On their trip to the abbey at the beginning of the episode, Henry continuously brings up various aspects of gothic novels that Catherine will see when she arrives: sliding panels, and "things hiding behind the drapery." Here, he is playing with her tendency to draw parallels between her surroundings and the numerous gothic novels that she has read. He is gently playing with her, drawing attention to her overactive imagination in a way that is not too harsh for a discussion between friends.
Throughout the episode, Henry is there to remind Catherine that she is forming dangerous conclusions about Northanger Abbey, Henry's deceased mother, and Captain Tilney. He is an honest friend who is truly invested in correcting Catherine's behavior before it becomes too unruly and detrimental to her other relationships with the Allens, the Thorpes, and the Tilneys.
Unfortunately, due to the fact that PBS did not partner with the Nielsen rating system until 2009, there is no accurate viewer number available for this episode (Stelter).
Ratings, however, are overwhelmingly positive, averaging a score of 8.2/10 on IMDb.com, and a score of 9.5/10 on tv.com.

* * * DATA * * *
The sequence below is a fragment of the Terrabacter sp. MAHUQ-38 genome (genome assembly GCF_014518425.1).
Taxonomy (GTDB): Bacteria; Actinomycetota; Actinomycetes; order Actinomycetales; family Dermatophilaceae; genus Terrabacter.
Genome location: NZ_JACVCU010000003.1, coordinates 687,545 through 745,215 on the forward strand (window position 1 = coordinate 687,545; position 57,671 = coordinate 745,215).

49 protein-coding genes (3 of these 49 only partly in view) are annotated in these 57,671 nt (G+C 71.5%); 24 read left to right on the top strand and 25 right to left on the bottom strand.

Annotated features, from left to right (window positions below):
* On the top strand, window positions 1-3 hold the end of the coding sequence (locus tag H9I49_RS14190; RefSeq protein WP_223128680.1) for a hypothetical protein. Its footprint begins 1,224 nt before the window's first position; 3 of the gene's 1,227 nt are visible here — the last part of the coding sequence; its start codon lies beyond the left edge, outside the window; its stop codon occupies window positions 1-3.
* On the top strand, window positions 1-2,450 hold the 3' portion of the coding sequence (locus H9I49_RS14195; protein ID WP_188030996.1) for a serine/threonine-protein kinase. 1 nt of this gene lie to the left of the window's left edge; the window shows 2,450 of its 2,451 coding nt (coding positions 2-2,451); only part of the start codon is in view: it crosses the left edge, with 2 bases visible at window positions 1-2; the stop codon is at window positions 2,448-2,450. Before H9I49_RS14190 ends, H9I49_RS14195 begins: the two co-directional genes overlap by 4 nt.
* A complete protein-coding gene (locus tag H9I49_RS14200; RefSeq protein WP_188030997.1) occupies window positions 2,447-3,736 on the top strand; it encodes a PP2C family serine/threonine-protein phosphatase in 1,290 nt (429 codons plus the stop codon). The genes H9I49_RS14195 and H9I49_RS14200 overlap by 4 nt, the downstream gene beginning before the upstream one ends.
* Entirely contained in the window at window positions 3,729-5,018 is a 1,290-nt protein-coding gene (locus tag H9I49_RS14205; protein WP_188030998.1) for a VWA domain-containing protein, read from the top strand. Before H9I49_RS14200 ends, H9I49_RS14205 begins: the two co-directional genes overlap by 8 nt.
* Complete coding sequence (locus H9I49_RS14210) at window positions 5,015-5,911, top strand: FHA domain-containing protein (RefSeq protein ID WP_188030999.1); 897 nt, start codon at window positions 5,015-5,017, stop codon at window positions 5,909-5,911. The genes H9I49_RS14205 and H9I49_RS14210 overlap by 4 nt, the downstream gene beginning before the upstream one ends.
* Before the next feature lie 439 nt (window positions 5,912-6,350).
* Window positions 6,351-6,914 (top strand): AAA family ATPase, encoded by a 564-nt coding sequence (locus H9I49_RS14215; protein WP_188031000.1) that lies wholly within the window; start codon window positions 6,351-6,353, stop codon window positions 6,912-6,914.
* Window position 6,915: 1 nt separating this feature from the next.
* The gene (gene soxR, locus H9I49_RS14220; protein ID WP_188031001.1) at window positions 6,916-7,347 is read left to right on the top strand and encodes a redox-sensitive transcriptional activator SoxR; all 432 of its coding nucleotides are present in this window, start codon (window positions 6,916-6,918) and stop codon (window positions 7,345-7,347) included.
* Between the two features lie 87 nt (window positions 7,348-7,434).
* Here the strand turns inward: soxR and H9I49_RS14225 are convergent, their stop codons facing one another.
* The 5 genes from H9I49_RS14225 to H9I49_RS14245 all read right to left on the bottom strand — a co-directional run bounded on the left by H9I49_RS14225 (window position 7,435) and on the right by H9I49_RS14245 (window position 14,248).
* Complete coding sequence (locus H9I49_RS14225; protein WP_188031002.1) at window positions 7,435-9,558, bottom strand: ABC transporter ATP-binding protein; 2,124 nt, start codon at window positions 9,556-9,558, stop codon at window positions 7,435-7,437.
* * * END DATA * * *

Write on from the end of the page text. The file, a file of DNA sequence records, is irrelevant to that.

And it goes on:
Wishbone has gained somewhat of a cult following since its cancellation, and most of its episodes are available through Youtube.
Though this particular episode did not win any awards, the show did win several Emmys for costume and set design, both which figure prominently in this episode. A brief clip is shown at the end of the episode which details the immense amount of research and work that went into making the costumes historically accurate.
Significance of Adaptation
"Pup Fiction" is a significant adaptation of Northanger Abbey because it makes the narrative more accessible for young viewers, and translates the themes into a modern setting. Rather than acting as an inflexible, textually "loyal" adaptation, like many Austen reincarnations, "Pup Fiction" was unafraid to remove the marriage subplot, and instead focused on the power of overactive imaginations and miscommunication.
Some may read Northanger and other Austen novels and find them to be too far removed from modern times, or not applicable to our current society. By interweaving both the story of Catherine and Wanda, the episode was able to demonstrate that these themes are still culturally relevant, and that they can affect any one from a teenage girl obsessed with novels, to a middle aged, mature woman.
Traditionally, Austen adaptations tend to stick as close to the narrative as possible, and therefore, they rarely add anything new to the canon. Through this Wishbone episode, audiences were able to see the staying power of Austen's works in a way that wasn't through strictly a niche "period piece".
Stelter, Brian. "PBS Finally Signs Up for Nielsen Ratings." The New York Times. 20 Dec. 2009. Web. 11 Dec. 2014.